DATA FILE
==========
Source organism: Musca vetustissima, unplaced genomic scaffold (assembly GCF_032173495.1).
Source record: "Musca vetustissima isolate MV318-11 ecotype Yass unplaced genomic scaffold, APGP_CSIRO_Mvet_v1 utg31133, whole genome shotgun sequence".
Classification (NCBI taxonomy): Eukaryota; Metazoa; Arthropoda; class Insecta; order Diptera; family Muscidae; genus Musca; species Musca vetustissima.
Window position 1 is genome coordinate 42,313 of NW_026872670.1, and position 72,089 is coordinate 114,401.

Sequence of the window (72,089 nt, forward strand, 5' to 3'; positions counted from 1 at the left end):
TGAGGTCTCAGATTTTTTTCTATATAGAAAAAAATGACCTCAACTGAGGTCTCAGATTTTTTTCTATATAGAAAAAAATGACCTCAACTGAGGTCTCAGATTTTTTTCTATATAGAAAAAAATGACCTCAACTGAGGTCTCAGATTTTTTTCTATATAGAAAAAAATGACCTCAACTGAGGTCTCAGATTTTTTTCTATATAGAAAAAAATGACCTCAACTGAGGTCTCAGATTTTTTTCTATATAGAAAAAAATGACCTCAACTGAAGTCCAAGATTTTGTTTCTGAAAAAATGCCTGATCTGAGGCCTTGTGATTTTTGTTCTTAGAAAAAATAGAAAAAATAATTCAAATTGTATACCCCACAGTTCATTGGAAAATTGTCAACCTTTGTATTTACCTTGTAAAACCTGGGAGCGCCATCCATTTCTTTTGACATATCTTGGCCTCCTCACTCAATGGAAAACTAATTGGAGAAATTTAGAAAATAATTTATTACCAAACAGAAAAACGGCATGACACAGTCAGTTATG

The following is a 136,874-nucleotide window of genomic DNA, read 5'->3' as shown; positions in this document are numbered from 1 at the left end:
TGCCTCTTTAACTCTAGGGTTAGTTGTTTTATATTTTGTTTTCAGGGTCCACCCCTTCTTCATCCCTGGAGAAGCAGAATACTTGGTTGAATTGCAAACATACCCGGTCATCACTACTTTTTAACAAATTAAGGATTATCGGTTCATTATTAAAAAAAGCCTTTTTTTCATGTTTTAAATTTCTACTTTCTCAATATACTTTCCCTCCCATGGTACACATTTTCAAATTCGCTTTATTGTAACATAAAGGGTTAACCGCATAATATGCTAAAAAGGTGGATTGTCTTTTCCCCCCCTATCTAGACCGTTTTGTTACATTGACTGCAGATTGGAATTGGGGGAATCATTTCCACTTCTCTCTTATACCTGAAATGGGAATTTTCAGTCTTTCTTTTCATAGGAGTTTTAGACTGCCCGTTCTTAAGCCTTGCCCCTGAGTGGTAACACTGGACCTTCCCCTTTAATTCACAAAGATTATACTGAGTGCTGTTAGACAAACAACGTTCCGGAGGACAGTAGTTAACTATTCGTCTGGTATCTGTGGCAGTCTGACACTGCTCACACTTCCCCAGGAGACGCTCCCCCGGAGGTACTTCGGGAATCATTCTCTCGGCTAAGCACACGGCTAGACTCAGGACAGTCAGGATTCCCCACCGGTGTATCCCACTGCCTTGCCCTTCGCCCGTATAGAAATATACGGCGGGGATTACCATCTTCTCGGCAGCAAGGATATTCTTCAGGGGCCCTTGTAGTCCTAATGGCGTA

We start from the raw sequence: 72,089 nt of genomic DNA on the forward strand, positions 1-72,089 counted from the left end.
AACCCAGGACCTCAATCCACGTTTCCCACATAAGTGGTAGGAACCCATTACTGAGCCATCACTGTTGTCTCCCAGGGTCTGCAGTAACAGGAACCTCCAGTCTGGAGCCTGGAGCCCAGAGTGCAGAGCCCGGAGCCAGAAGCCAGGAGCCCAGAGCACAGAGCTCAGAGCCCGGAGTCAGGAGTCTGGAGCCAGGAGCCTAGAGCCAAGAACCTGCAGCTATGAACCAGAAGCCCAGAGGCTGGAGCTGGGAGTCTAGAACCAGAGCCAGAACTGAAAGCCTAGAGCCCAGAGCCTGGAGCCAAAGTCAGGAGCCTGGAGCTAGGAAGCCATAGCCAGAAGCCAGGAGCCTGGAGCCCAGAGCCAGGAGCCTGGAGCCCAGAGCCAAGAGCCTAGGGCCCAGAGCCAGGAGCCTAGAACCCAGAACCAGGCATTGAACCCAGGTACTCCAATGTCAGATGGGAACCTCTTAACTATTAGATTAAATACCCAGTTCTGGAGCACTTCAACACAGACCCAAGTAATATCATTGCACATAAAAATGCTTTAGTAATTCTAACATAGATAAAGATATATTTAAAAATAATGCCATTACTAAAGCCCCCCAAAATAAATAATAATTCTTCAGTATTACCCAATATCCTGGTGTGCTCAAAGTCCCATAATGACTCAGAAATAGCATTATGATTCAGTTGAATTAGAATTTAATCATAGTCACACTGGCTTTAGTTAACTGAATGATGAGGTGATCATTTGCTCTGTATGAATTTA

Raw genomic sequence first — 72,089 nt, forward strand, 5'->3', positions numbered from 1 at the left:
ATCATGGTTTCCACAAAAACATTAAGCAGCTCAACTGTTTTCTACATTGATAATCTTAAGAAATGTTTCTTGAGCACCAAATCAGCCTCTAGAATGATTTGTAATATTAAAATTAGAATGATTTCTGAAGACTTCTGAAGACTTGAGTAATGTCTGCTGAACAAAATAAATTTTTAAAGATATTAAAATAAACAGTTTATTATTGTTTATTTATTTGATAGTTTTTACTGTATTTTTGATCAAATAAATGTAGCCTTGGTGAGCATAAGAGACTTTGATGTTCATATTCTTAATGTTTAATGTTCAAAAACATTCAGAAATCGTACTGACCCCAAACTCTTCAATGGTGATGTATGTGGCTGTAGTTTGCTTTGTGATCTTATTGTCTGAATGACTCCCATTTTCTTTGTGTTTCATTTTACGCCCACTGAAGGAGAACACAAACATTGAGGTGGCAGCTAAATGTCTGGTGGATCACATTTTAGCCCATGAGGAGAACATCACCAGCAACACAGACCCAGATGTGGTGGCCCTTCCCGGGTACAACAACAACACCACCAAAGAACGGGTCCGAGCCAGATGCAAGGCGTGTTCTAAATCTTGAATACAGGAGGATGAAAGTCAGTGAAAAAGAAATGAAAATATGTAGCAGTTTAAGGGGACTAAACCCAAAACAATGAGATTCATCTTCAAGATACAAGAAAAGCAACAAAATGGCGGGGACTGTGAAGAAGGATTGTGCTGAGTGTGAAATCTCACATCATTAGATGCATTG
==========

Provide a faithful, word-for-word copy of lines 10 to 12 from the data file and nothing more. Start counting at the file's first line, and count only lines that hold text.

AACCCAGGACCTCAATCCACGTTTCCCACATAAGTGGTAGGAACCCATTACTGAGCCATCACTGTTGTCTCCCAGGGTCTGCAGTAACAGGAACCTCCAGTCTGGAGCCTGGAGCCCAGAGTGCAGAGCCCGGAGCCAGAAGCCAGGAGCCCAGAGCACAGAGCTCAGAGCCCGGAGTCAGGAGTCTGGAGCCAGGAGCCTAGAGCCAAGAACCTGCAGCTATGAACCAGAAGCCCAGAGGCTGGAGCTGGGAGTCTAGAACCAGAGCCAGAACTGAAAGCCTAGAGCCCAGAGCCTGGAGCCAAAGTCAGGAGCCTGGAGCTAGGAAGCCATAGCCAGAAGCCAGGAGCCTGGAGCCCAGAGCCAGGAGCCTGGAGCCCAGAGCCAAGAGCCTAGGGCCCAGAGCCAGGAGCCTAGAACCCAGAACCAGGCATTGAACCCAGGTACTCCAATGTCAGATGGGAACCTCTTAACTATTAGATTAAATACCCAGTTCTGGAGCACTTCAACACAGACCCAAGTAATATCATTGCACATAAAAATGCTTTAGTAATTCTAACATAGATAAAGATATATTTAAAAATAATGCCATTACTAAAGCCCCCCAAAATAAATAATAATTCTTCAGTATTACCCAATATCCTGGTGTGCTCAAAGTCCCATAATGACTCAGAAATAGCATTATGATTCAGTTGAATTAGAATTTAATCATAGTCACACTGGCTTTAGTTAACTGAATGATGAGGTGATCATTTGCTCTGTATGAATTTA

Raw genomic sequence first — 72,089 nt, forward strand, 5'->3', positions numbered from 1 at the left:
ATCATGGTTTCCACAAAAACATTAAGCAGCTCAACTGTTTTCTACATTGATAATCTTAAGAAATGTTTCTTGAGCACCAAATCAGCCTCTAGAATGATTTGTAATATTAAAATTAGAATGATTTCTGAAGACTTCTGAAGACTTGAGTAATGTCTGCTGAACAAAATAAATTTTTAAAGATATTAAAATAAACAGTTTATTATTGTTTATTTATTTGATAGTTTTTACTGTATTTTTGATCAAATAAATGTAGCCTTGGTGAGCATAAGAGACTTTGATGTTCATATTCTTAATGTTTAATGTTCAAAAACATTCAGAAATCGTACTGACCCCAAACTCTTCAATGGTGATGTATGTGGCTGTAGTTTGCTTTGTGATCTTATTGTCTGAATGACTCCCATTTTCTTTGTGTTTCATTTTACGCCCACTGAAGGAGAACACAAACATTGAGGTGGCAGCTAAATGTCTGGTGGATCACATTTTAGCCCATGAGGAGAACATCACCAGCAACACAGACCCAGATGTGGTGGCCCTTCCCGGGTACAACAACAACACCACCAAAGAACGGGTCCGAGCCAGATGCAAGGCGTGTTCTAAATCTTGAATACAGGAGGATGAAAGTCAGTGAAAAAGAAATGAAAATATGTAGCAGTTTAAGGGGACTAAACCCAAAACAATGAGATTCATCTTCAAGATACAAGAAAAGCAACAAAATGGCGGGGACTGTGAAGAAGGATTGTGCTGAGTGTGAAATCTCACATCATTAGATGCATTG